Safi is an American Muslim strategic management executive with a wealth of knowledge about Islam. As a co-founder of East-West University in Chicago, he’s a big proponent of education. Safi travels the globe to deliver talks about Islam in the modern world. He has spoken multiple times at the U.S. National Prayer Breakfast and serves on the board of the peacemaking organization Bridges to Common Ground.

Safi has translated the Qur’an twice. His first translation is called The Qur’an: A Contemporary Understanding. His second translation, written with a Christian friend, is called The Qur’an – with References to the Bible: A Contemporary Understanding. This is the first translation of the Qur’an that has references to the Bible. Interestingly, Safi found 3,000 biblical references in the Qur’an.

FULL ARTICLE FROM PATHEOS.COM

‘The Art of the Qur’an,’ a Rare Peek at Islam’s Holy Text

11quranart-master768WASHINGTON — “The Art of the Qur’an: Treasures From the Museum of Turkish and Islamic Arts,” at the Arthur M. Sackler Gallery here, is the first major United States display of handwritten copies of Islam’s holy text. It’s a glorious show, utterly, and like nothing I’ve ever seen, with more than 60 burnished and gilded books and folios, some as small as smartphones, others the size of carpets.

Flying carpets, I should say. This is art of a beauty that takes us straight to heaven. And it reminds us of how much we don’t know — but, given a chance like this, will love to learn — about a religion and a culture lived by, and treasured by, a quarter of the world’s population.

11quranjp1-master675

The manuscripts, most on first-time loan from a venerable museum in Istanbul, date from the seventh to 17th centuries, and come from various points: Afghanistan, Egypt, Iraq, Iran, Syria, Turkey. Some volumes are intact; others survive as only single pages, though so great is the Quran’s spiritual charisma that, traditionally, every scrap is deemed worthy of preserving. And the Sackler curators, Massumeh Farhad and Simon Rettig, give the material all the glamour it deserves, with a duskily lighted installation in which everything seems to glow and float, gravity-free.

The word Quran (or Koran) is derived from an Arabic verb for speaking from memory or reading aloud. And the book originated with the sound of a voice heard by a man named Muhammad ibn Abdullah near Mecca, the city in what is now Saudi Arabia. A trader by profession, he was in the habit of spending periods of reflection in a cave outside of town. On one visit, in A.D. 610, when he was 40, he heard a command, seemingly coming from nowhere, in Arabic:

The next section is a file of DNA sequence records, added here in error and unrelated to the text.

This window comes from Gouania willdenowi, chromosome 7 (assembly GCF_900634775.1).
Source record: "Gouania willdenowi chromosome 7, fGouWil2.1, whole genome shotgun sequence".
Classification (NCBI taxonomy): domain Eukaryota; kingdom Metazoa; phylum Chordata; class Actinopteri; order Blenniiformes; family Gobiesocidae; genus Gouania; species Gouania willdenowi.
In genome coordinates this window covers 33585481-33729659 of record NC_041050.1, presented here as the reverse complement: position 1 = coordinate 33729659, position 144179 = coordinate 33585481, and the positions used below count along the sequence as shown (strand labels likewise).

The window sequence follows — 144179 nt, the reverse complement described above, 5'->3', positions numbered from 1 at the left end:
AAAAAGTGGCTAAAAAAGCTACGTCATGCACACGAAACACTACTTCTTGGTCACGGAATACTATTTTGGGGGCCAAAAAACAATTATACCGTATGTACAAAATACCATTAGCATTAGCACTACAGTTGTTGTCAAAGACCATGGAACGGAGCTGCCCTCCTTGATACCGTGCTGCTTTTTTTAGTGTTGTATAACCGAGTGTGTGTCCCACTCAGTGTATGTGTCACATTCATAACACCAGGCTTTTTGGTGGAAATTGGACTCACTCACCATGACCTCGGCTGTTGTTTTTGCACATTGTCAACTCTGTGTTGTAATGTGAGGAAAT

Recite! In the name of thy Lord,
Who taught by the pen,
Taught man what he knew not.

FULL ARTICLE FROM THE NEW YORK TIMES 

What Muslims Do on Hajj, and Why

09glossary-span-superjumboJIDDA, Saudi Arabia — It is incumbent upon every able-bodied Muslim who can afford to do so to travel to Mecca, Saudi Arabia, Islam’s holiest site, at least once in his or her lifetime. The annual pilgrimage is known as the hajj, and it is one of the five pillars of Islam, prescribed in the Quran:

And proclaim to mankind the hajj. They will come to you on foot, on very lean camel, they will come from every deep and distant mountain highway.

This year, 1437 according to the Islamic calendar, I am making my first hajj. I will be joining two million Muslims from around the world — though the writer Abu Muneer Ismail Davids joked that it may feel more like 10 million people. During the hajj, we must not swear, cut our hair or nails, have sex or crush a plant.

I will be chronicling my journey for The New York Times and on social media. To better follow along, here’s a glossary of terms, names and places that help explain the rites and rituals Muslims will participate in during the six days of the hajj, which begins Saturday.

FULL ARTICLE FROM THE NEW YORK TIMES 

Jihadists Don’t Understand the Qur’an

QuranQasim Rashid is an attorney, author of Extremist, and national spokesperson for the Ahmadiyya Muslim Community USA.

An understanding of true Islam can help stop terrorist acts

This week’s Brussels attacks—like those in Ankara over the weekend, Paris in November and Kenya last April—are a scourge on humanity. They also represent the greatest possible misrepresentation of true Islam.

ISIS extremists and anti-Islam activists fundamentally ignore and misrepresent the Qur’an. It should come as no surprise that after suffering beatings for nearly a year as a ISIS hostage, freed French journalist Didier Francois reported:

There was never really discussion about texts or — it was not a religious discussion. It was a political discussion. It was more hammering what they were believing than teaching us about the Qur’an. Because it has nothing to do with the Qur’an. We didn’t even have the Qur’an; they didn’t want even to give us a Qur’an.

The Qur’an presents the most humanitarian and advanced rules of war that the world has ever known. Yet extremists and anti-Islam activists resort to cherry picking and censorship.

For example, extremists and anti-Islam activists often argue the “progression theory”—which suggests that because the Qur’an begins with peaceful verses and apparently ends with violent verses, Muslims, therefore “progressively” become violent to their neighbors. Unfortunately, this bizarre theory finds no merit either in the Qur’an or in Prophet Muhammad’s practical example.

During the first dozen years of Prophet Muhammad’s ministry in Mecca, Muslims faced brutal persecution, boycott and murder at the hands of Meccan society and government. Muhammad forbade any form of violence or retaliation—even in self-defense. Instead, he ordered Muslims to maintain patience and dialogue or to leave Mecca.

FULL ARTICLE FROM TIME MAGAZINE